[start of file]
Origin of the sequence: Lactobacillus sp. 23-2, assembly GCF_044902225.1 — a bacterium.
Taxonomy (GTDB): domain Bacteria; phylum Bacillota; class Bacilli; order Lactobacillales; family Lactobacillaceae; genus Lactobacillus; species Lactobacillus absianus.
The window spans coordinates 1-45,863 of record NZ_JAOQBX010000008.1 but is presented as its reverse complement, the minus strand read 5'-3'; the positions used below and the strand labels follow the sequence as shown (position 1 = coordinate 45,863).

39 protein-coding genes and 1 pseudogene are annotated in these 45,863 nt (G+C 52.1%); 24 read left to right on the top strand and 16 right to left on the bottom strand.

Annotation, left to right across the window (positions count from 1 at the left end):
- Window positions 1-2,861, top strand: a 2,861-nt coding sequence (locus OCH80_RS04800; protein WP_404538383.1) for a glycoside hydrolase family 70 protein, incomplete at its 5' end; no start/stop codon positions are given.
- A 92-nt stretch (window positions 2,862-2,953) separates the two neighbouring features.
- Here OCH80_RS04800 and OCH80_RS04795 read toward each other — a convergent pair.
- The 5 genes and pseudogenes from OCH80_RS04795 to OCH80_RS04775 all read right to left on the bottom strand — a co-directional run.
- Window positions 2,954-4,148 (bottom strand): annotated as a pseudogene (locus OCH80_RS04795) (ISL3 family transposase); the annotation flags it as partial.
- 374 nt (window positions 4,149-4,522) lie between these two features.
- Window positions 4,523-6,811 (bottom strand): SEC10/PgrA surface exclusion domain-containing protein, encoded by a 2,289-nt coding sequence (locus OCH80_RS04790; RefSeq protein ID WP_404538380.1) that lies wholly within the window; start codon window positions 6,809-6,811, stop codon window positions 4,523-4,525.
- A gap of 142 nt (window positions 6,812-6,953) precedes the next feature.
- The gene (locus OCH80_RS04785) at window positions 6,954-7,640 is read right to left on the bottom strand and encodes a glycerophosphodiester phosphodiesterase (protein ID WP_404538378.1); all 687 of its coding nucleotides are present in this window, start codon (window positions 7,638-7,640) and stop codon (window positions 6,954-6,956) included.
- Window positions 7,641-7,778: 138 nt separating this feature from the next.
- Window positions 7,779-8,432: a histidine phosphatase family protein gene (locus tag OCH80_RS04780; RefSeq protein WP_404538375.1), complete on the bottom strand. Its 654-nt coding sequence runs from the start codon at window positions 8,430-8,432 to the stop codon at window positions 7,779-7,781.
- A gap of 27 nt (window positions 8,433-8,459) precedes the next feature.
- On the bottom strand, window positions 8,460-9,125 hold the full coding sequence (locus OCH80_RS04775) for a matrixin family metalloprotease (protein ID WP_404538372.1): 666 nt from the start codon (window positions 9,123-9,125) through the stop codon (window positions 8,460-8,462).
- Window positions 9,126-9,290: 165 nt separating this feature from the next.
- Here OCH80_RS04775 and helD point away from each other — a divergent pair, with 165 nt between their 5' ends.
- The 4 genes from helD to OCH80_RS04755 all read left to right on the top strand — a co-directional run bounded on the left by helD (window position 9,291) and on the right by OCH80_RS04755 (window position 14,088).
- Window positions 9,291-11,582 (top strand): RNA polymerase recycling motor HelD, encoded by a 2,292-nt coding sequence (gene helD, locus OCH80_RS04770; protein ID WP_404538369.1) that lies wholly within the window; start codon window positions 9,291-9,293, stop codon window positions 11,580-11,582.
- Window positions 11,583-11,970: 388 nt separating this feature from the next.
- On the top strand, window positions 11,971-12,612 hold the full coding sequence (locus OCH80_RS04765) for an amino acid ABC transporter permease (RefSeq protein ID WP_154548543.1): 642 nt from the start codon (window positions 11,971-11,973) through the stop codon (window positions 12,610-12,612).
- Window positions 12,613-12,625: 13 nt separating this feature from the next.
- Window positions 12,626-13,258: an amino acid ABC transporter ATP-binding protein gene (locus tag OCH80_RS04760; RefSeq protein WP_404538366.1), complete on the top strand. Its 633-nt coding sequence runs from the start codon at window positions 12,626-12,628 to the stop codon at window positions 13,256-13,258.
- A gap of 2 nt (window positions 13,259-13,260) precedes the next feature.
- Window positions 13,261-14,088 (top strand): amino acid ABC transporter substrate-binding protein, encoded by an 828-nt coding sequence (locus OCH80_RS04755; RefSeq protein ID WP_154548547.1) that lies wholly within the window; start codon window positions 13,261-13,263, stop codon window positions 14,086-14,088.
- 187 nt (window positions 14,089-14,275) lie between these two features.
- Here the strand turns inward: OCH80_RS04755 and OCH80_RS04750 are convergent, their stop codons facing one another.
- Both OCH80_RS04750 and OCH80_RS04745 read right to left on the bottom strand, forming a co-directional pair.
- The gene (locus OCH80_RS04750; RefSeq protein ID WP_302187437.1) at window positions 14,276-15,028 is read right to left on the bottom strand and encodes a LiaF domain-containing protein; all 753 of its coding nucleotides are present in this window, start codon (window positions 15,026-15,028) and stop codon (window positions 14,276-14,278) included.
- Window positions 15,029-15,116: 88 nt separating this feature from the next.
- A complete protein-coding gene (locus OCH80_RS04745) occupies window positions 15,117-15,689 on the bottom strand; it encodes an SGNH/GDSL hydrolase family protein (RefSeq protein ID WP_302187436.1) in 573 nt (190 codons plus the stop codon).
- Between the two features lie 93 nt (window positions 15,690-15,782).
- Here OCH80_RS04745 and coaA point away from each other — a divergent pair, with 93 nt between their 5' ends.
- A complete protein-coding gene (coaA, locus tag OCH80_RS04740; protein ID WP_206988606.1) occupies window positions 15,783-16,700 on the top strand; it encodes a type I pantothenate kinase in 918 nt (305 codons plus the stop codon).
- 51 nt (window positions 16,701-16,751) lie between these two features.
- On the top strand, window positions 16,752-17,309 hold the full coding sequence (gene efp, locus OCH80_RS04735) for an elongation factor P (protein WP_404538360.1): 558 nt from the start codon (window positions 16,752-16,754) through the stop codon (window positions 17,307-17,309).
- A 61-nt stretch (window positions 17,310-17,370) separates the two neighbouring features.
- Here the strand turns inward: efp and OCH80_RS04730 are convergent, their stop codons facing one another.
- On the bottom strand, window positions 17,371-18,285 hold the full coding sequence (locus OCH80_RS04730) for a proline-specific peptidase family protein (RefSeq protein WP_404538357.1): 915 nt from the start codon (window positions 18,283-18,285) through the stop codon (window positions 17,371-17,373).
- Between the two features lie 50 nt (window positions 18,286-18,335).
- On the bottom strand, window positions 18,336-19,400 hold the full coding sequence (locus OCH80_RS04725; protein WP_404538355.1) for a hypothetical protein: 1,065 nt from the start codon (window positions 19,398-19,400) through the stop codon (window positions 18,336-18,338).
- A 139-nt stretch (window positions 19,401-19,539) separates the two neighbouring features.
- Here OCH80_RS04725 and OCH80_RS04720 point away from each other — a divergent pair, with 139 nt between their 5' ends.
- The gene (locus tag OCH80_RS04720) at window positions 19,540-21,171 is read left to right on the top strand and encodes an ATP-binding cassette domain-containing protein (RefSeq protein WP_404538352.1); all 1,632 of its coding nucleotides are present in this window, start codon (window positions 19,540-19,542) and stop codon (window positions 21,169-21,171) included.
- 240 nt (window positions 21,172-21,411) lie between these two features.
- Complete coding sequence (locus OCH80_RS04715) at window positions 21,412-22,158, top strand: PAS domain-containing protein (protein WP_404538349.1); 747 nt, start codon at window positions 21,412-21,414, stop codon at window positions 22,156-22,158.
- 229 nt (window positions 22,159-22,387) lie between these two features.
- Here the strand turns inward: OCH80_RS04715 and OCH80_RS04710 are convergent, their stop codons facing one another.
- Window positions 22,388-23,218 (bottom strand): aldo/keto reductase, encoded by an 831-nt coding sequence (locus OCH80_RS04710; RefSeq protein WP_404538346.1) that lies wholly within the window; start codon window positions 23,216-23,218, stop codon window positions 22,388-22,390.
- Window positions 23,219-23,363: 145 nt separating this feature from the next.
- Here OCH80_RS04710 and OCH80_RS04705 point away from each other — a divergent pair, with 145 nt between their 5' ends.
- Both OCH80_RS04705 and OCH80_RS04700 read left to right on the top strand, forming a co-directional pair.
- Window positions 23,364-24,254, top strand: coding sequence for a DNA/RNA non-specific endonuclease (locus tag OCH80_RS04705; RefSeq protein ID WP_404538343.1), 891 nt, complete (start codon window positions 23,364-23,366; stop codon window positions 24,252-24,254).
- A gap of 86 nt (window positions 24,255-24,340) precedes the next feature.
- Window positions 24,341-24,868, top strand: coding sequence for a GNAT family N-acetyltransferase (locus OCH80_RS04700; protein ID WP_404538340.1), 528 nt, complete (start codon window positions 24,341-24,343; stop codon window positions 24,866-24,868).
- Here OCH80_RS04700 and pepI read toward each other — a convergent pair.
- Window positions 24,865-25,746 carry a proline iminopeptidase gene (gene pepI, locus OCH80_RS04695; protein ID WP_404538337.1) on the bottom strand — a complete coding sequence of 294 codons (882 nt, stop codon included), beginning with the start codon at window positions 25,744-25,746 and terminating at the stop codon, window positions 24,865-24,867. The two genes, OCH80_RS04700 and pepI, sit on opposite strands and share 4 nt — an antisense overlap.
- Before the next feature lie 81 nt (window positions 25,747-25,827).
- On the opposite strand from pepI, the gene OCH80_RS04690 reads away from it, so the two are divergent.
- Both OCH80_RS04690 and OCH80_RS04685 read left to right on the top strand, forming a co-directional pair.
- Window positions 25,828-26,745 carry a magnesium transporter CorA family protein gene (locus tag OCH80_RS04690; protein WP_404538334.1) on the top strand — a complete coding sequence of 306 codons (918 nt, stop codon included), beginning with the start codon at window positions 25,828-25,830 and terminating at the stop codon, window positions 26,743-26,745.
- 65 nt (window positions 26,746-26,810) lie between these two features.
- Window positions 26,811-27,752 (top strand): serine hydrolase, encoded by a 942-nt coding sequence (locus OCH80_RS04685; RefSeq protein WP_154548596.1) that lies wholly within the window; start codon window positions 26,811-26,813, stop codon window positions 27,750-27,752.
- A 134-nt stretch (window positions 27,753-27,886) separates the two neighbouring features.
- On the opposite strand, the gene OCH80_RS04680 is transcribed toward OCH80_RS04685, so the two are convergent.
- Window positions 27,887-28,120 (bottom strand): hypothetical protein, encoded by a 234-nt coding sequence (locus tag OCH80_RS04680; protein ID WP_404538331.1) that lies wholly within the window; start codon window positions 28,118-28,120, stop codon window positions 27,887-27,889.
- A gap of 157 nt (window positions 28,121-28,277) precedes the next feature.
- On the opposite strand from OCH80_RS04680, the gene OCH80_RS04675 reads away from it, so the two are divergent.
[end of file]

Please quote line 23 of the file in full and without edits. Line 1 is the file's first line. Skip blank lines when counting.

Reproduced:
- Window positions 11,583-11,970: 388 nt separating this feature from the next.